Daryl Atkinson is a staff attorney with the Southern Coalition for Social Justice focusing on criminal justice reform issues. Daryl received a B.A. in Political Science from Benedict College, Columbia, SC and a J.D. from the University of St. Thomas School of Law, Minneapolis, MN. Prior to coming to SCSJ, Daryl was a staff attorney at the North Carolina Office of Indigent Defense Services (IDS) where he co-managed the Collateral Consequence Assessment Tool (C-CAT). C-CAT is an online searchable database that allows the user to identify the civil disabilities triggered by North Carolina arrests, indictments, and convictions. Because of Daryl’s intimate knowledge of collateral consequences he was chosen to serve on an advisory committee for the American Bar Association’s collateral consequence project.
Attorney Anita Earls and Professor Kareem Crayton: “The Impact of Voter Suppression Laws on the American Democratic Ideal.”
Anita Earls is an accomplished civil rights attorney who is serving as Executive Director of the Southern Coalition for Social Justice in Durham, North Carolina. She is one of the attorneys representing the plaintiffs who are challenging the gerrymandered redistricting that was passed by the North Carolina General Assembly in 2010. Prior to founding the Southern Coalition for Social Justice, she was Director of Advocacy at the UNC Center for Civil Rights and Director of the Voting Rights Project at the Lawyers’ Committee for Civil Rights Under Law. In the Clinton Administration Ms. Earls was a Deputy Assistant Attorney General in the Civil Rights Division of the U.S. Department of Justice, where she had responsibility for the Division’s Voting, Educational Opportunities, Disability Rights and Coordination and Review sections.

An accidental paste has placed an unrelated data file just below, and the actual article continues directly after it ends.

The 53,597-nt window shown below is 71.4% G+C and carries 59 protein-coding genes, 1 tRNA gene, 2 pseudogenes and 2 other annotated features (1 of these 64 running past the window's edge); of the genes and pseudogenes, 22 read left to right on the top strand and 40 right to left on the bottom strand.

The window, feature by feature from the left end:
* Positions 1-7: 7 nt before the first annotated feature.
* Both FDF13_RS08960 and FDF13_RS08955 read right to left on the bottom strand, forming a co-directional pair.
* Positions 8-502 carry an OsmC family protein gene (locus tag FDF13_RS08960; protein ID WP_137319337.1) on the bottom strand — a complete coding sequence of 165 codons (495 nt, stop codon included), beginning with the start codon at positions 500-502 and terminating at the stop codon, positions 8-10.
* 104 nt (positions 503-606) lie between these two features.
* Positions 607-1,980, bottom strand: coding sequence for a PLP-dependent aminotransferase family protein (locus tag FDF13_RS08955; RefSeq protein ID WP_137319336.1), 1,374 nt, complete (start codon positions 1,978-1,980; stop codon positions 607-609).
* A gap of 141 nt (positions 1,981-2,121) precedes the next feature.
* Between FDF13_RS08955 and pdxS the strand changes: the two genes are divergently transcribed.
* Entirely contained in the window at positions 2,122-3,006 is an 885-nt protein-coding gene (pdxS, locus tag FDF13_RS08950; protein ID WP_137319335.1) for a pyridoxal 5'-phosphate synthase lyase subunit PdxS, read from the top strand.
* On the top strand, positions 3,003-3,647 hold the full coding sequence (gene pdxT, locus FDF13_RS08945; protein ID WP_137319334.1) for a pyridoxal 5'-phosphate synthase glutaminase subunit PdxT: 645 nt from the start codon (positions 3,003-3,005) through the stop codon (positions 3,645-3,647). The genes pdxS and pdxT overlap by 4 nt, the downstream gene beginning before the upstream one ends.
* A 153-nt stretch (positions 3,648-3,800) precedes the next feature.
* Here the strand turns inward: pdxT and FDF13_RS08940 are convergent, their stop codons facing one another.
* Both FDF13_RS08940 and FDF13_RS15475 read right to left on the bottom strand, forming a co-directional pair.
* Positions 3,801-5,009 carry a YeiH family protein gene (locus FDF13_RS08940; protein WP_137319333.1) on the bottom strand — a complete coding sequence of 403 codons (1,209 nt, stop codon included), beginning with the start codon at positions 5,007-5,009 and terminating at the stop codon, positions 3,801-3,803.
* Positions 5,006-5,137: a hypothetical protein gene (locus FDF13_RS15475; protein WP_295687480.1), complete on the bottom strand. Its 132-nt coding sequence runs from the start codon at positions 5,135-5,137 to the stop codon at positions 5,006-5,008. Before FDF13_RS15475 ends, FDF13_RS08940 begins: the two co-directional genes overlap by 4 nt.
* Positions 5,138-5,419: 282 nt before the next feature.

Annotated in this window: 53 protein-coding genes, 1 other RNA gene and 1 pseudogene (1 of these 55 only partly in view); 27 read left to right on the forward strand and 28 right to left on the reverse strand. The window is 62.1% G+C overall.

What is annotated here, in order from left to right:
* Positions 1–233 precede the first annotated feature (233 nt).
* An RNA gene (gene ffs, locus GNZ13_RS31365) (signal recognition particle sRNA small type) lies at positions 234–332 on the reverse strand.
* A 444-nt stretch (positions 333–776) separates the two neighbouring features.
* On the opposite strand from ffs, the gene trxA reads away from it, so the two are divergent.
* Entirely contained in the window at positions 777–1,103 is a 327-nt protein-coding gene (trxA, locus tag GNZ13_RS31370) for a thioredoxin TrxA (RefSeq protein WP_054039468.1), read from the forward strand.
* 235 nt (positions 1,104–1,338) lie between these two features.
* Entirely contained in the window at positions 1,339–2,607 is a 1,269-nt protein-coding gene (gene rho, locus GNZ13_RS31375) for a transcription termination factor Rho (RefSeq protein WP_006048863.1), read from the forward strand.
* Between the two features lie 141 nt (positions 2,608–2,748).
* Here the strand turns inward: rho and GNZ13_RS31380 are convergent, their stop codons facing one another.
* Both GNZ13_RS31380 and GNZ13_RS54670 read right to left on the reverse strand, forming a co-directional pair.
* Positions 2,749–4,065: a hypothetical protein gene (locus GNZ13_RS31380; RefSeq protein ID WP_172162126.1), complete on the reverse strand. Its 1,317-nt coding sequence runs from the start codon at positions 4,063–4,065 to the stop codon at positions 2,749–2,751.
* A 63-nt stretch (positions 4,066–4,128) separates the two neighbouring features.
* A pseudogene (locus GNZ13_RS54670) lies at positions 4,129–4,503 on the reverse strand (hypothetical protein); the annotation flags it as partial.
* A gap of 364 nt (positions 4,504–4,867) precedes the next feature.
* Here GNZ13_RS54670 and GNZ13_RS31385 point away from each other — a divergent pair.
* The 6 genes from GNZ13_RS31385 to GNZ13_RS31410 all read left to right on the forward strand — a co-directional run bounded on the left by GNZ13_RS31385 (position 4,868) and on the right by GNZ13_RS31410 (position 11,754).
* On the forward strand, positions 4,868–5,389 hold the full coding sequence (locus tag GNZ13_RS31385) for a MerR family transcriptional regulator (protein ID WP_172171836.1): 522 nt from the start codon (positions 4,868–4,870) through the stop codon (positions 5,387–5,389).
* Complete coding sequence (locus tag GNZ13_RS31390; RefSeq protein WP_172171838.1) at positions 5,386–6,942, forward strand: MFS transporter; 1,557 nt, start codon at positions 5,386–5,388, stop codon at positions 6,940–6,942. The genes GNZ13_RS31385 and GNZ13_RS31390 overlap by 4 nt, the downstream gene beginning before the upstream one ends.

Kareem Crayton is an Associate Professor at UNC School of Law. Crayton is a innovative scholar whose work integrates law, politics and race. He is one of the very few academics with formal skills in law and political science whose work addresses the relationship between race and politics in representative institutions. The insights from Professor Crayton’s research have distinguished him as a leading voice in the academy and in public institutions. His commentary, insight, and analysis regularly appear in major media outlets including The New York Times, PBS, and Fox News.